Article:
Helping hand

SKETCHES - Ana Marie Pamintuan - The Philippine Star

After the deaths of 13 Marines last Friday in Marawi, there now seems to be general agreement that the Islamic State threat in Mindanao is real.

In fact the Duterte administration, until recently slammed for creating an Islamic State scare to declare martial law in Mindanao, is now being criticized for underestimating the IS threat. Tough guy Rodrigo Duterte is being chided by the foreign media for the intelligence failure that made the Marawi siege possible, and for proving to be no match for the IS-inspired Mautes and Abu Sayyaf.

Worse for tough-talking President Duterte, his defense and military officials turned for help – without his knowledge, he has stressed – to (horrors!) Uncle Sam. But Du30 can be pragmatic, especially when it comes to taking care of the troops. The Armed Forces of the Philippines, he acknowledged, is very pro-American, with many of its officer corps receiving various types of training in the US.

In fact Du30 will one day also have to acknowledge that the Philippines remains one of the most pro-American countries. No amount of his profanity-laced perorations against the US, and not even the antics of President Donald Trump will change this Pinoy mindset any time soon.

Even when Washington slips, as when George W. Bush ordered an attack on Iraq based on faulty intel on Saddam Hussein’s weapons of mass destruction, an international survey showed that the Philippines was one of only a handful of countries where public perceptions of Uncle Sam remained exceptionally high.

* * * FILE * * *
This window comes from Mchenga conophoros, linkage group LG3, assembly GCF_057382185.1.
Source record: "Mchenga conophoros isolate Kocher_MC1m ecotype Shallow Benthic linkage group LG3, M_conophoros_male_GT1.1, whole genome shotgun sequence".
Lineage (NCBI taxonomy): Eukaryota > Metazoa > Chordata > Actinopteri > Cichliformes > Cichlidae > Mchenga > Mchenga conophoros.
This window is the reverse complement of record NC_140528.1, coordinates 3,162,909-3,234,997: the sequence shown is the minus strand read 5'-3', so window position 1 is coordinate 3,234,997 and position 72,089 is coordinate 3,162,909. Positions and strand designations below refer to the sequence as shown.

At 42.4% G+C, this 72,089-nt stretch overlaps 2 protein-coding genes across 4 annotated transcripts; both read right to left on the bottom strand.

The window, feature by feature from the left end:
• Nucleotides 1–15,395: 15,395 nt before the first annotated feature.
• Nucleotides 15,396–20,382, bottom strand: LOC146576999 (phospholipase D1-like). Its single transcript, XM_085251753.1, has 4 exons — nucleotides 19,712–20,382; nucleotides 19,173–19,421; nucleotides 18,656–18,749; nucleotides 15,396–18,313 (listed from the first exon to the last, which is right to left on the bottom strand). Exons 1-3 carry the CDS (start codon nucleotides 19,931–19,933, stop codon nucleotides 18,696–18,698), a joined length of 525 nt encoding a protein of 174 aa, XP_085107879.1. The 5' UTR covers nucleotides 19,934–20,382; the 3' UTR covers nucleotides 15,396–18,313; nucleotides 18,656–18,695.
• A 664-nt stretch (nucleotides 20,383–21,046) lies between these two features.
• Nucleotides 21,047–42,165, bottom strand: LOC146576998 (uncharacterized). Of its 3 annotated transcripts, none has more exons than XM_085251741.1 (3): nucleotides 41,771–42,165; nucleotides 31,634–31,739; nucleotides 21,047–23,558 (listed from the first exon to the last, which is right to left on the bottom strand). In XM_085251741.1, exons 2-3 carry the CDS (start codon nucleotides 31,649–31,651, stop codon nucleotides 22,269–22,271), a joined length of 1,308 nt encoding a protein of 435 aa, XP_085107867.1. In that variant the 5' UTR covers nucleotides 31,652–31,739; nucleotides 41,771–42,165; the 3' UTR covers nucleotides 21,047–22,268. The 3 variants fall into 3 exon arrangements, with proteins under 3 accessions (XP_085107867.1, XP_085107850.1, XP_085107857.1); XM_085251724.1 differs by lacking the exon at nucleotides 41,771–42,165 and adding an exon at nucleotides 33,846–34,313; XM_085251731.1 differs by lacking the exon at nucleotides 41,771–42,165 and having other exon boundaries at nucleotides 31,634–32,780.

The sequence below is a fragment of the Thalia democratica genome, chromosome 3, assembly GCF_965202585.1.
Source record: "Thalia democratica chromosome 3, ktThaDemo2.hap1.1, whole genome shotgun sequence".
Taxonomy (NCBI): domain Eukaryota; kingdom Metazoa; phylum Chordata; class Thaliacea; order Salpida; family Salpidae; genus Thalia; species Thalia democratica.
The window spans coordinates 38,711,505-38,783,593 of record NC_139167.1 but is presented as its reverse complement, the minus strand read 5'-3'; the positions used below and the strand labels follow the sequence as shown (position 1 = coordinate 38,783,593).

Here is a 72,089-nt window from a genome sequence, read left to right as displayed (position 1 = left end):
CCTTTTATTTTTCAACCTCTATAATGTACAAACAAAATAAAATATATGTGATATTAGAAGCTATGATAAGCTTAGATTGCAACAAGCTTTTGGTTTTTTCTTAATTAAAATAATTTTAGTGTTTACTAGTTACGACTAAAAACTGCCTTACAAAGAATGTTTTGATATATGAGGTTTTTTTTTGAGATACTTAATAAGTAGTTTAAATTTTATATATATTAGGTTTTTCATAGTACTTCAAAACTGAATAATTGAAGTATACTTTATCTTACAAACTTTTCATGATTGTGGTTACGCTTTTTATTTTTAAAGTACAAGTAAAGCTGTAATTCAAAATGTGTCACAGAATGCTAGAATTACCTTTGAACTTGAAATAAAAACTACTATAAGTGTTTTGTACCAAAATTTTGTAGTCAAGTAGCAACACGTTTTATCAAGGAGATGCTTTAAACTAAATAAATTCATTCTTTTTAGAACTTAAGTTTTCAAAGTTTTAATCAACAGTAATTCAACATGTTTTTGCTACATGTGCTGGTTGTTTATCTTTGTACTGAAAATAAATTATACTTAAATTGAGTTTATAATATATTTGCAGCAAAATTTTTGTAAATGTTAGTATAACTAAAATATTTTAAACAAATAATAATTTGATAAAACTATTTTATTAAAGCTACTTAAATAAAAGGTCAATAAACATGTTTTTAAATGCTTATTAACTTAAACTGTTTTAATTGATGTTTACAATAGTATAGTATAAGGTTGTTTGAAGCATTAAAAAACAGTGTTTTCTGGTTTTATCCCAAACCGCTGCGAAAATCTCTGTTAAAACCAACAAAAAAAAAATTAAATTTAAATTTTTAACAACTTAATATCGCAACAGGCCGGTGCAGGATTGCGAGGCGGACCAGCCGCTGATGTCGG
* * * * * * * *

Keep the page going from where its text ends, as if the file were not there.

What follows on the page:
Du30 may order his officials to pivot to China and Russia, away from Washington, but they won’t find too many Pinoys going along with them. Apart from the absence of a language barrier with the US, Pinoys share with America common aspirations and values, which constitute the solid foundations for a nation’s ties with the world. Millions of Pinoys have relatives in the United States and, as pointed out by Du30, underwent schooling or training there or joined an exchange program.

He, on the other hand, didn’t get invited to any exchange program and, if the diplomatic grapevine is correct, was even denied a US visa over human rights issues during a special moment in his life. Now he’s having his revenge. But one man alone isn’t going to break the Philippines’ sturdy links with America.

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Especially when America is the only country that is providing military assistance in the difficult mission of crushing the IS-Maute threat. The military aid may involve mainly technical support and the provision of weaponry including missiles, which is really all that the US can do; the Constitution prohibits the deployment of foreign troops for combat in the Philippines. Still, the aid is invaluable. The military is running low on precision-guided missiles, and the unmanned US drones provide precious live intel on the terrorists in Marawi without endangering the lives of more AFP and Philippine National Police forces.